Audubon Center- Baby Animals- April 8, 2014

By Alan Matthews

Published 04/08 2014 08:37AM

Updated 04/08 2014 08:46AM

Baby animal season and what people should do if they find them:

Spring means baby season for most wildlife and you may encounter baby animals in your yard and wonder what you should do. 

General rule of thumb – leave it alone, probably not orphaned just because you don’t see an adult nearby.  Most wildlife are pretty cautious and don’t want to draw attention of a predator to their nest or young, so don’t spend much time near them.  Some wildlife may be rehabilitated if they are injured, but this has to be done by a trained and licensed rehabilitator.  Most wildlife are protected by law and illegal to possess.

Observe the young animal from indoors or a hidden location and see if the parent comes to feed it (birds mainly). Rabbits only feed young twice a day, so doesn’t work as well with them.Squirrels will move young to a nest site.

If there are dogs or cats in the area, keep them indoors if possible, or away from the area.

Birds: Does the baby bird have any wing or tail feathers and does it hop around?  If so, it is a fledgling and being out of the nest is a natural step in their learning to fly.  They are usually able to fly in a day or two and get to safety.  What can you do?  Just place them in a tree or shrub nearby.  It’s an old myth that if you touch them the mother won’t take care of them.

Birds: Does the bird have only downy feathers on the body (no wing or tail feathers) and it cannot hop around?  If so, it’s a nestling.  Their best chance of survival is to be put back in the nest.  Look up – the nest should be very close since the bird can’t move around much.  If it is too high and you can’t safely put the bird back in it, you can make an artificial nest with a plastic container with holes for drainage and some small sticks in it. Leaves and grass may stay too wet and the bird will die of hypothermia.  Place the container as close as you can to the original nest and put the bird in it.  Do NOT try to raise it yourself.  Baby birds often eat every 10 minutes from sunrise to sunset and need specific foods to be healthy, not bread soaked in milk or just worms.  Being a parent bird is hard work, and the young may grow up to be dependent on you for food.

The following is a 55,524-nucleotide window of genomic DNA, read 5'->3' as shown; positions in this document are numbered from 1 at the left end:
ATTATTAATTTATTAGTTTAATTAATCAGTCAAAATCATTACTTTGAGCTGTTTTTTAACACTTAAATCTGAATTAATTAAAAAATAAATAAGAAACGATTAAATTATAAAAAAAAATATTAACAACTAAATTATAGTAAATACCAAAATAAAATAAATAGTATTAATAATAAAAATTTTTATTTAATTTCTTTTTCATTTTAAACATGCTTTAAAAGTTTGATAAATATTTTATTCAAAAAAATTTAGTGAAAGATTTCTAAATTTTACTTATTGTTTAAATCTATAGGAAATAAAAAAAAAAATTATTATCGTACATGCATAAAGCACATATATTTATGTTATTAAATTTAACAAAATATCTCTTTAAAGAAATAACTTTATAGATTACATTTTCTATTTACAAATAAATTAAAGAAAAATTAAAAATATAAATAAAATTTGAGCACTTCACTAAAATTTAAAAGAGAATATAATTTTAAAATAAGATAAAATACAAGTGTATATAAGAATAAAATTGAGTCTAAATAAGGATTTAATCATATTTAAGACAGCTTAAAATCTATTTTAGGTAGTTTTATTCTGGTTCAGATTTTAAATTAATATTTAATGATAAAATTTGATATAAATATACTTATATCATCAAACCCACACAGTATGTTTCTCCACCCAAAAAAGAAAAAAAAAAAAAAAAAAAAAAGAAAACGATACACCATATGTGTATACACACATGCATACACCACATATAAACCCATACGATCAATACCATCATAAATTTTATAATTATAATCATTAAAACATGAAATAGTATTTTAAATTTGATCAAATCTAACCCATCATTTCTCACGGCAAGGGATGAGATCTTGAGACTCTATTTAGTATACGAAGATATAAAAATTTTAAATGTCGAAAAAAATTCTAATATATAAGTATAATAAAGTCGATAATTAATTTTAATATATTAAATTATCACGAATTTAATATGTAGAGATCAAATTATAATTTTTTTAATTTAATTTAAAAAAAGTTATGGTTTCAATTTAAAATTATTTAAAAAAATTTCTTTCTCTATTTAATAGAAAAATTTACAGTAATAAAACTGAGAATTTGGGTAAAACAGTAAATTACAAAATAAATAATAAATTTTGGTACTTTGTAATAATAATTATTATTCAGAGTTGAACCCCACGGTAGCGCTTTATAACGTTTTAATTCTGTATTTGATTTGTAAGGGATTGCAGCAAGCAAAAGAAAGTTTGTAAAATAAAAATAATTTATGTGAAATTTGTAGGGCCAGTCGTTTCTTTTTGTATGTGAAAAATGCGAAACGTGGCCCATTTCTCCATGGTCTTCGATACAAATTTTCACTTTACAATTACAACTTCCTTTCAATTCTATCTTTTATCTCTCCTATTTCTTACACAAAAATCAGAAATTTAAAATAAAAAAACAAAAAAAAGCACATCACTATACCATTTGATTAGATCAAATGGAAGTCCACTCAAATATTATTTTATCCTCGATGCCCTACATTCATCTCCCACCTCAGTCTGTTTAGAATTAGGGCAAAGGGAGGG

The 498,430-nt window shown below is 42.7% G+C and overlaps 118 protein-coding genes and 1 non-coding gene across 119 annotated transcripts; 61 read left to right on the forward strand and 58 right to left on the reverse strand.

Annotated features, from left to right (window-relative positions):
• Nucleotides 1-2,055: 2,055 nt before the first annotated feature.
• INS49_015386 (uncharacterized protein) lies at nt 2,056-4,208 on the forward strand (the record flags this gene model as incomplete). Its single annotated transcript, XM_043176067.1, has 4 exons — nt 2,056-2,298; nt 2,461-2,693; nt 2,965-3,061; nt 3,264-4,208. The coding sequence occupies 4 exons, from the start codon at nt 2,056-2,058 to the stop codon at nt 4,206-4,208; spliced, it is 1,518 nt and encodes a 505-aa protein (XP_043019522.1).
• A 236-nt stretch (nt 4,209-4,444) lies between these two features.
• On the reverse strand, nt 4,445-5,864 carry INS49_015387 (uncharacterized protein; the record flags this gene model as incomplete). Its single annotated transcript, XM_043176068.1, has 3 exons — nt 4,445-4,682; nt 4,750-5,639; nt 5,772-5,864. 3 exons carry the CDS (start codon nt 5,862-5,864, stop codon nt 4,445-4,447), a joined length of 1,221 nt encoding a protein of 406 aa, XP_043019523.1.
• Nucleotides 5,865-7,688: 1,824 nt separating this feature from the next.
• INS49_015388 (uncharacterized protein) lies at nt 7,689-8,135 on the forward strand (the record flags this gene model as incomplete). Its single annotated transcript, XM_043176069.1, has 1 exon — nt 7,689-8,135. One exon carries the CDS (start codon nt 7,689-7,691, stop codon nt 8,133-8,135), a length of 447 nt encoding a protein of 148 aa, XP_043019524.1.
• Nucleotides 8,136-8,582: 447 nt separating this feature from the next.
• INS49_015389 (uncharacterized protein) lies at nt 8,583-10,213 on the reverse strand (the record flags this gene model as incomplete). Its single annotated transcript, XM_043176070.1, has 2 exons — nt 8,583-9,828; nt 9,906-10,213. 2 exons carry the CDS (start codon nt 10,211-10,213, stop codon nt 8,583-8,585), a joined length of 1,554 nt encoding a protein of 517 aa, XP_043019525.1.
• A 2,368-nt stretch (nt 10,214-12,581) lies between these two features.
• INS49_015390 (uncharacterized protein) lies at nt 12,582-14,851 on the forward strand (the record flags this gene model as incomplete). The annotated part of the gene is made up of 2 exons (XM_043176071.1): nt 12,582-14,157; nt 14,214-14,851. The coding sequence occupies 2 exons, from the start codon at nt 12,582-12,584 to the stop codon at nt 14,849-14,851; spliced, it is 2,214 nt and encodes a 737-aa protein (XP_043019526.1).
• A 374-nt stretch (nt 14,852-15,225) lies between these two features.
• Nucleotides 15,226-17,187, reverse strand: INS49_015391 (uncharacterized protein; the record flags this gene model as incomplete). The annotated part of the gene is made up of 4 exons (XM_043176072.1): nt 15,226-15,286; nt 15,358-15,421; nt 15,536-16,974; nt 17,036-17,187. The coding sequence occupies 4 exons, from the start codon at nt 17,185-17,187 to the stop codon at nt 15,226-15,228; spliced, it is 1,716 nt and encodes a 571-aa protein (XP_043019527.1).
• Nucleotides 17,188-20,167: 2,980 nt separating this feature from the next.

Mammals: Rabbits and squirrels are the ones most commonly encountered.  If you mow over a rabbit nest, place the young back inside if they have hopped out and cover it back up and leave the area.  Mother rabbits only feed young twice a day, once in the morning, and once in the evening.  She may move them to another nest site after they’ve been disturbed.  You can check to see if she has been there by placing crossed sticks over the nest and if they’ve been moved later on, she has been there to feed them.  Baby rabbits easily die of shock and should not be kept.  Wild mammals have special dietary needs too and can’t be raised on regular cow’s milk.  They can quickly develop diarrhea or constipation and die in captivity.

Turtles: Spring means these reptiles are coming out of hibernation.  If you find them, leave them alone and don’t try to keep them as pets.  We have gotten many calls about water turtles that people had “rescued” and ended up keeping, but then they got too big.  Help turtles across the roads, but don’t keep them.  Baby turtles hatch able to care for themselves.

Remember, most wild animals are protected by law and are illegal to possess. Also, is it worth the risk exposing yourself or your family to the parasites or diseases that some wildlife can transmit to humans? If we want to help wildlife, we can keep cats indoors, plant more native plants, reduce use of chemicals in our yard, and help protect wild places.

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